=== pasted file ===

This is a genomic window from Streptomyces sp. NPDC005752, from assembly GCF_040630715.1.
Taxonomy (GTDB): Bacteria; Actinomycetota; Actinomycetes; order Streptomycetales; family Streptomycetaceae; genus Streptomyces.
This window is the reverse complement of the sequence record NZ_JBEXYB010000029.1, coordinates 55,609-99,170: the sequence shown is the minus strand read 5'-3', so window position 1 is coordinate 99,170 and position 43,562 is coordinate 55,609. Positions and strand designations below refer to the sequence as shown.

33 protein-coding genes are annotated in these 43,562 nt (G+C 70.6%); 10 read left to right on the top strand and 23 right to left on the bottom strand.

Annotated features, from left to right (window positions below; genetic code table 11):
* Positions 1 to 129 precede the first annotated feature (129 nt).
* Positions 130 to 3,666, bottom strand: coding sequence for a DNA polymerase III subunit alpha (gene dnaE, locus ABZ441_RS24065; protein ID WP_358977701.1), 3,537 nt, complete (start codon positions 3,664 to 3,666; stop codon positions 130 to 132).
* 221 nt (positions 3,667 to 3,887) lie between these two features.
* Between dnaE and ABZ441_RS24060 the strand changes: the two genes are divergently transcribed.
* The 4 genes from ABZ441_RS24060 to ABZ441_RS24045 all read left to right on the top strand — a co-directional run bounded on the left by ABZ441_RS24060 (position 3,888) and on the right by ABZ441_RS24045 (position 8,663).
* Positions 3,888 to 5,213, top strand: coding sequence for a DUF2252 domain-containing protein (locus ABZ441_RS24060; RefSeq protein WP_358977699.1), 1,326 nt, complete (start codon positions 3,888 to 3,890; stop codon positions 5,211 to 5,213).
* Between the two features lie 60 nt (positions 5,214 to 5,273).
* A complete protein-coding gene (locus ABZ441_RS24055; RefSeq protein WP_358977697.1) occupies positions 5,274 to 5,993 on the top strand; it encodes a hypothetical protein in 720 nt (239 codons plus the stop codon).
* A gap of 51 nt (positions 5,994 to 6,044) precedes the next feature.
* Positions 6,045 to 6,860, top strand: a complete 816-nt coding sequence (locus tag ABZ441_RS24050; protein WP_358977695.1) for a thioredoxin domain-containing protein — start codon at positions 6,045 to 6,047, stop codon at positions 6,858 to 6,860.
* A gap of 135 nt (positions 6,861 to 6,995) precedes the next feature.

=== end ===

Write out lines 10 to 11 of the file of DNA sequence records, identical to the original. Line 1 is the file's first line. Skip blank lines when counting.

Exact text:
* The 4 genes from ABZ441_RS24060 to ABZ441_RS24045 all read left to right on the top strand — a co-directional run bounded on the left by ABZ441_RS24060 (position 3,888) and on the right by ABZ441_RS24045 (position 8,663).
* Positions 3,888 to 5,213, top strand: coding sequence for a DUF2252 domain-containing protein (locus ABZ441_RS24060; RefSeq protein WP_358977699.1), 1,326 nt, complete (start codon positions 3,888 to 3,890; stop codon positions 5,211 to 5,213).